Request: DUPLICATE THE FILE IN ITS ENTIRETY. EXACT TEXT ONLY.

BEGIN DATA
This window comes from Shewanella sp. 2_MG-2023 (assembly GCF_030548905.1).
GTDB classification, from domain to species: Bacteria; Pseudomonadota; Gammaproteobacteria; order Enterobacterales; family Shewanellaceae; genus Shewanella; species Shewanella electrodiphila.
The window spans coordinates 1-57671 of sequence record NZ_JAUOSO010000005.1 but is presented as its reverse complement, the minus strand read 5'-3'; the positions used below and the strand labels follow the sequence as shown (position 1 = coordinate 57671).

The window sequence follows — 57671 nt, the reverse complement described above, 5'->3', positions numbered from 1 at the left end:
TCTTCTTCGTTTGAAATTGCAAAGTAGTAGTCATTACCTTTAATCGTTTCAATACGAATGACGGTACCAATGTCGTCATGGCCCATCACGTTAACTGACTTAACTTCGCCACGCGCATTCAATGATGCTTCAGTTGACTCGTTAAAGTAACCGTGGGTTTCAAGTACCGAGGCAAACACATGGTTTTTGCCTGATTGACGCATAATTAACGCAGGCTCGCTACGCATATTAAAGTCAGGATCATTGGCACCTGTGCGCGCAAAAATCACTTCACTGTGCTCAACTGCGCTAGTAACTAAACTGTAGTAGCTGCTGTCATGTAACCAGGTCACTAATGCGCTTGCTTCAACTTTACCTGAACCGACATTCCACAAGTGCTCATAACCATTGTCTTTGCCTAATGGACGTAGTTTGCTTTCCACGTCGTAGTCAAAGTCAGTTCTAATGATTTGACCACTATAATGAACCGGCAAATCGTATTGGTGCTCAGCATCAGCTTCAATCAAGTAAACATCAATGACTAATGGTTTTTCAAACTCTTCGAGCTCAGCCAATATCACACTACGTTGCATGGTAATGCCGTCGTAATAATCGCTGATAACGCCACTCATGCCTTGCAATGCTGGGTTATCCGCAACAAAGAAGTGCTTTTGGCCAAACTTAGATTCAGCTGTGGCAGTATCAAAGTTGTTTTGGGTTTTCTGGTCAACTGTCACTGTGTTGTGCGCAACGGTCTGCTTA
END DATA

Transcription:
This window comes from Shewanella sp. 2_MG-2023 (assembly GCF_030548905.1).
GTDB classification, from domain to species: Bacteria; Pseudomonadota; Gammaproteobacteria; order Enterobacterales; family Shewanellaceae; genus Shewanella; species Shewanella electrodiphila.
The window spans coordinates 1-57671 of sequence record NZ_JAUOSO010000005.1 but is presented as its reverse complement, the minus strand read 5'-3'; the positions used below and the strand labels follow the sequence as shown (position 1 = coordinate 57671).

The window sequence follows — 57671 nt, the reverse complement described above, 5'->3', positions numbered from 1 at the left end:
TCTTCTTCGTTTGAAATTGCAAAGTAGTAGTCATTACCTTTAATCGTTTCAATACGAATGACGGTACCAATGTCGTCATGGCCCATCACGTTAACTGACTTAACTTCGCCACGCGCATTCAATGATGCTTCAGTTGACTCGTTAAAGTAACCGTGGGTTTCAAGTACCGAGGCAAACACATGGTTTTTGCCTGATTGACGCATAATTAACGCAGGCTCGCTACGCATATTAAAGTCAGGATCATTGGCACCTGTGCGCGCAAAAATCACTTCACTGTGCTCAACTGCGCTAGTAACTAAACTGTAGTAGCTGCTGTCATGTAACCAGGTCACTAATGCGCTTGCTTCAACTTTACCTGAACCGACATTCCACAAGTGCTCATAACCATTGTCTTTGCCTAATGGACGTAGTTTGCTTTCCACGTCGTAGTCAAAGTCAGTTCTAATGATTTGACCACTATAATGAACCGGCAAATCGTATTGGTGCTCAGCATCAGCTTCAATCAAGTAAACATCAATGACTAATGGTTTTTCAAACTCTTCGAGCTCAGCCAATATCACACTACGTTGCATGGTAATGCCGTCGTAATAATCGCTGATAACGCCACTCATGCCTTGCAATGCTGGGTTATCCGCAACAAAGAAGTGCTTTTGGCCAAACTTAGATTCAGCTGTGGCAGTATCAAAGTTGTTTTGGGTTTTCTGGTCAACTGTCACTGTGTTGTGCGCAACGGTCTGCTTA